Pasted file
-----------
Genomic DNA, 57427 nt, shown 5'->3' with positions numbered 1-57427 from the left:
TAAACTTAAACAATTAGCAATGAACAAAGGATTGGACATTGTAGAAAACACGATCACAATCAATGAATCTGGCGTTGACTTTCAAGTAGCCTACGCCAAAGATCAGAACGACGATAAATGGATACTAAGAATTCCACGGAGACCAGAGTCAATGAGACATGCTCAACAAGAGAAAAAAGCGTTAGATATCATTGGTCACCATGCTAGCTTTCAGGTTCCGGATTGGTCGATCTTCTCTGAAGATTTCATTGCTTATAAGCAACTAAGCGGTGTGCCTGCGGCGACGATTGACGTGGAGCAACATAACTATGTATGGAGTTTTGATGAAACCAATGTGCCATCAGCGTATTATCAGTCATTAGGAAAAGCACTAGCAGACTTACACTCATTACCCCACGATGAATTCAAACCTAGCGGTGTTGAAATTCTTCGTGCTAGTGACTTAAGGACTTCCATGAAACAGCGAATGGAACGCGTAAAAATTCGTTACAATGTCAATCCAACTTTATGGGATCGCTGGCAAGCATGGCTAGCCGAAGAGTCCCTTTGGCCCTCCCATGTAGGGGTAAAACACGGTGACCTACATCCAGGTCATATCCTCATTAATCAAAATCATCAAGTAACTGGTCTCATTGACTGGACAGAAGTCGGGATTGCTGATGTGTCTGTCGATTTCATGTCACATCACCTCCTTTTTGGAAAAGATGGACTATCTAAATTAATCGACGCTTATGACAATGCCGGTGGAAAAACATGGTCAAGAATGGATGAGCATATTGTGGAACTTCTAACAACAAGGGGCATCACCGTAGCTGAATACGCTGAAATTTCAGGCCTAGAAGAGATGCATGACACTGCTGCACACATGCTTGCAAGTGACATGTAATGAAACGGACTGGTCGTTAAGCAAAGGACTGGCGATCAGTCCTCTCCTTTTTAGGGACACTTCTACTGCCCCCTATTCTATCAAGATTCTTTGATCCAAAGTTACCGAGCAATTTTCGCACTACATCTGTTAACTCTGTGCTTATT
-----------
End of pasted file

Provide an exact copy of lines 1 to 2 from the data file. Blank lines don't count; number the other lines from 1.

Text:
Genomic DNA, 57427 nt, shown 5'->3' with positions numbered 1-57427 from the left:
TAAACTTAAACAATTAGCAATGAACAAAGGATTGGACATTGTAGAAAACACGATCACAATCAATGAATCTGGCGTTGACTTTCAAGTAGCCTACGCCAAAGATCAGAACGACGATAAATGGATACTAAGAATTCCACGGAGACCAGAGTCAATGAGACATGCTCAACAAGAGAAAAAAGCGTTAGATATCATTGGTCACCATGCTAGCTTTCAGGTTCCGGATTGGTCGATCTTCTCTGAAGATTTCATTGCTTATAAGCAACTAAGCGGTGTGCCTGCGGCGACGATTGACGTGGAGCAACATAACTATGTATGGAGTTTTGATGAAACCAATGTGCCATCAGCGTATTATCAGTCATTAGGAAAAGCACTAGCAGACTTACACTCATTACCCCACGATGAATTCAAACCTAGCGGTGTTGAAATTCTTCGTGCTAGTGACTTAAGGACTTCCATGAAACAGCGAATGGAACGCGTAAAAATTCGTTACAATGTCAATCCAACTTTATGGGATCGCTGGCAAGCATGGCTAGCCGAAGAGTCCCTTTGGCCCTCCCATGTAGGGGTAAAACACGGTGACCTACATCCAGGTCATATCCTCATTAATCAAAATCATCAAGTAACTGGTCTCATTGACTGGACAGAAGTCGGGATTGCTGATGTGTCTGTCGATTTCATGTCACATCACCTCCTTTTTGGAAAAGATGGACTATCTAAATTAATCGACGCTTATGACAATGCCGGTGGAAAAACATGGTCAAGAATGGATGAGCATATTGTGGAACTTCTAACAACAAGGGGCATCACCGTAGCTGAATACGCTGAAATTTCAGGCCTAGAAGAGATGCATGACACTGCTGCACACATGCTTGCAAGTGACATGTAATGAAACGGACTGGTCGTTAAGCAAAGGACTGGCGATCAGTCCTCTCCTTTTTAGGGACACTTCTACTGCCCCCTATTCTATCAAGATTCTTTGATCCAAAGTTACCGAGCAATTTTCGCACTACATCTGTTAACTCTGTGCTTATT